Foreign pensioners in Portugal are about to lose their tax-free status under new plans being brought in by the left-wing government
Besides plans to end golden visas in Lisbon and Porto, the ruling Socialist Party in Portugal has introduced an amendment to this year's state budget which will levy a 10% income tax (known in Portuguese as IRS) on the foreign revenue of foreign pensioners who move to Portugal. Here's what you need to know if you're a pensioner planning to retire in Portugal or if you're already living there.
"Non-habitual residents (NHR) arriving to live in Portugal from this year will be taxed up to 10% on their income", states the proposal. The initiative is clear that these amendments will only cover non-habitual residents who are not yet registered and benefiting from this tax regime, nor are they within the time limit that allows them to do so.
In the amendment, the Portuguese Socialist Party also states that "the total exemption of foreign pension income from taxation by a non-habitual resident is eliminated, requiring the application of a 10% rate, without prejudice to the option for aggregation and the elimination of international double taxation".
"On the other hand, the ammendment readjusts the exemption requirements for income from employment (dependent and independent) obtained abroad by pensioners, requiring effective taxation in the source state of the income. Finally, in compliance with taxpayers' guarantees and with a view to avoiding litigation, the document details the possibility of NHR who are already enrolled (or who are still within the deadline to do so), on the date this amendment takes effect, to choose between the current scheme or the new regime".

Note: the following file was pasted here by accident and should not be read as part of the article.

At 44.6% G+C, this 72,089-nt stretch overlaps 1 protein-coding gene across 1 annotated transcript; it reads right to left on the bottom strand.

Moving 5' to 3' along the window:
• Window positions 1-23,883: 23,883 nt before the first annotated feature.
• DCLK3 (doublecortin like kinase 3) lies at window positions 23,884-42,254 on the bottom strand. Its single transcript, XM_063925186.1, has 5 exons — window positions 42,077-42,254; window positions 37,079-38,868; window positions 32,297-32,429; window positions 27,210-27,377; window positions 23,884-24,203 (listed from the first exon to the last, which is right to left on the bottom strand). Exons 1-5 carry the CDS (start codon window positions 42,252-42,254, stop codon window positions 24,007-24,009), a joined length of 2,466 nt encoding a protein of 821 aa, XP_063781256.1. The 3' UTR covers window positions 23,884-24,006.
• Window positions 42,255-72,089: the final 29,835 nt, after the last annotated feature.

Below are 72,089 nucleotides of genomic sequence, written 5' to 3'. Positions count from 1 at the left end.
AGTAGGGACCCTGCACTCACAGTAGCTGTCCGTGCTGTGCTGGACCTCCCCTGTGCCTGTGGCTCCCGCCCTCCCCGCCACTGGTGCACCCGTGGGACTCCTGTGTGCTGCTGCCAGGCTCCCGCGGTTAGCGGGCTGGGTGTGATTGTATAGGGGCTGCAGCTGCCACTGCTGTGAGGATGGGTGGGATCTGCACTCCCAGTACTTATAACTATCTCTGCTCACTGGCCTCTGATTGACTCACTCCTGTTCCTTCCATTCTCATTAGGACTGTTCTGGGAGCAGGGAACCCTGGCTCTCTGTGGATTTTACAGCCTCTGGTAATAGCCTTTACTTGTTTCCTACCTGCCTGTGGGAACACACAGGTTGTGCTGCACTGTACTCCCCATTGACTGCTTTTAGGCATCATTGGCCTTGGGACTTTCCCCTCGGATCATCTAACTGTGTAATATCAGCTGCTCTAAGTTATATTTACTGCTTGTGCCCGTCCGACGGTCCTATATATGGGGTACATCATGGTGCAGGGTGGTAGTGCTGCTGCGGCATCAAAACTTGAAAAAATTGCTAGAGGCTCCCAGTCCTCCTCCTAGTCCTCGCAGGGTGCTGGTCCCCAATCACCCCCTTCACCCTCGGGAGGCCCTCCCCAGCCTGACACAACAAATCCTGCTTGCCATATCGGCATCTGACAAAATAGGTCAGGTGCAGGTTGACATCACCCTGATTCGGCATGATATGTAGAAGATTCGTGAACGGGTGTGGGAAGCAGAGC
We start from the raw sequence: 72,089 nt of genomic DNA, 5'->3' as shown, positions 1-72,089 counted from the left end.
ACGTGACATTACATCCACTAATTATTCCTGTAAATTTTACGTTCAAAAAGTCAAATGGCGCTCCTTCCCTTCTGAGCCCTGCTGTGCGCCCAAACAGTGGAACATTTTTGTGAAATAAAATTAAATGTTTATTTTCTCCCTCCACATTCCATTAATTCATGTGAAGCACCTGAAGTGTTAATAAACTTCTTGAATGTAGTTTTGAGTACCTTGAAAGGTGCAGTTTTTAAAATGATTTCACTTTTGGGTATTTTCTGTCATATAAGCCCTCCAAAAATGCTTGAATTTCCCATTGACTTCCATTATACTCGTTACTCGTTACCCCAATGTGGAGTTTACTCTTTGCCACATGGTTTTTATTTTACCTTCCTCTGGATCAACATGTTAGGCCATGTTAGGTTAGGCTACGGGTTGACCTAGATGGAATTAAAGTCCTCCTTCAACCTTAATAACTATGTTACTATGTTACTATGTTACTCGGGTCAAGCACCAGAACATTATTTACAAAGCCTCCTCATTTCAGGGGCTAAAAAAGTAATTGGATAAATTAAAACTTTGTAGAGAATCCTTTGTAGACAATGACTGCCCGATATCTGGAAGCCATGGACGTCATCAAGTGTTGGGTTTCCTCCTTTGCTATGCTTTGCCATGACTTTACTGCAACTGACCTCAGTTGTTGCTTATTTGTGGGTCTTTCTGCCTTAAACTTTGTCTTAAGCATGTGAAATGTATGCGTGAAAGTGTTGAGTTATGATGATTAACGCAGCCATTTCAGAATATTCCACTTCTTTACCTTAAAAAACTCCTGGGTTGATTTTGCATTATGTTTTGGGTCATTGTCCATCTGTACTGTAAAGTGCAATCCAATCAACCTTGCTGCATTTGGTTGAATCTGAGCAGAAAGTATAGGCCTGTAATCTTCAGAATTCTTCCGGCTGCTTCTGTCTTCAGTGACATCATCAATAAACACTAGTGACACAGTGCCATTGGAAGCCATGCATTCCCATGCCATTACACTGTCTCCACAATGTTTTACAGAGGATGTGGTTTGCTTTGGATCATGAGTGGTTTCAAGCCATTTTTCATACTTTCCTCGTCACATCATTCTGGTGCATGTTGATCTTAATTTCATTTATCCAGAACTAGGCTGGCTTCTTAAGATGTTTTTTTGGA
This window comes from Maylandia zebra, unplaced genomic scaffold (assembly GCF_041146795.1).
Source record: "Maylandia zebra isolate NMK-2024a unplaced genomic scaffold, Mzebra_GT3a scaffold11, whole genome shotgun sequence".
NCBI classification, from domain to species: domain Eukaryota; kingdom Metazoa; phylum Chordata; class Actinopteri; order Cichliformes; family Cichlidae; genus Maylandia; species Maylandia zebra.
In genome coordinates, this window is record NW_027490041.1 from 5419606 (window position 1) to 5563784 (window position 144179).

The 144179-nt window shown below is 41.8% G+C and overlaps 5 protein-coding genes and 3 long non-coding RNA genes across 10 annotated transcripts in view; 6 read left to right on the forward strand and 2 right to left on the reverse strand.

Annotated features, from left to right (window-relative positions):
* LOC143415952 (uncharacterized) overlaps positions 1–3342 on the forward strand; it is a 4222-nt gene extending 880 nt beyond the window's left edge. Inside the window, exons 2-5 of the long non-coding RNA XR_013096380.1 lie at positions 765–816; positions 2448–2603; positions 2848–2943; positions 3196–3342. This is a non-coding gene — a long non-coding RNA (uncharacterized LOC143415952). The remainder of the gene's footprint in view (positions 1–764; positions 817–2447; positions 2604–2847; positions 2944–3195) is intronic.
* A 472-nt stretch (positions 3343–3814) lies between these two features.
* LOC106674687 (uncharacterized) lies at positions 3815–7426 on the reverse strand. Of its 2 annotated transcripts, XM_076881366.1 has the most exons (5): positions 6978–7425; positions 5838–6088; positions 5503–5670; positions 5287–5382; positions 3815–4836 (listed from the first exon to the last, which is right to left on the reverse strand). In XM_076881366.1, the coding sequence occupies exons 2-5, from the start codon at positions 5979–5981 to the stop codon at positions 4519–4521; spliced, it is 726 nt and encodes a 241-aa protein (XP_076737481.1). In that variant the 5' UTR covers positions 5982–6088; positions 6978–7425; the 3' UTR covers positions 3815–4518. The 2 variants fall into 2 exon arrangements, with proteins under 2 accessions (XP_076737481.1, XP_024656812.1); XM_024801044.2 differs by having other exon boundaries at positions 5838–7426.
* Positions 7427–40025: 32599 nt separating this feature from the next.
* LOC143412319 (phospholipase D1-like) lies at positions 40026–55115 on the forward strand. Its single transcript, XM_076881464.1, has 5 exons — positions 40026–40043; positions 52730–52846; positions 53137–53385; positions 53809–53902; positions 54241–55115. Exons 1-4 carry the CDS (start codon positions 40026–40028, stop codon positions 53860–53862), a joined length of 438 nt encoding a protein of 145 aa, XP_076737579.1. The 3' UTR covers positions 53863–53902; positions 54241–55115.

The NHR scheme was created in 2009 and gives workers with professions considered of high added value the possibility to benefit from a special IRS rate of 20% and retirees with pensions paid by another country the possibility of taking advantage of exemption from the payment of IRS (income tax) – if there is a double taxation agreement, then this gives the country of residence (Portugal) the right to tax it.
It should be noted that each non-habitual resident may benefit from this tax regime for a maximum period of 10 years and that 27,367 people have benefited from this regime, 9,589 of whom are retired.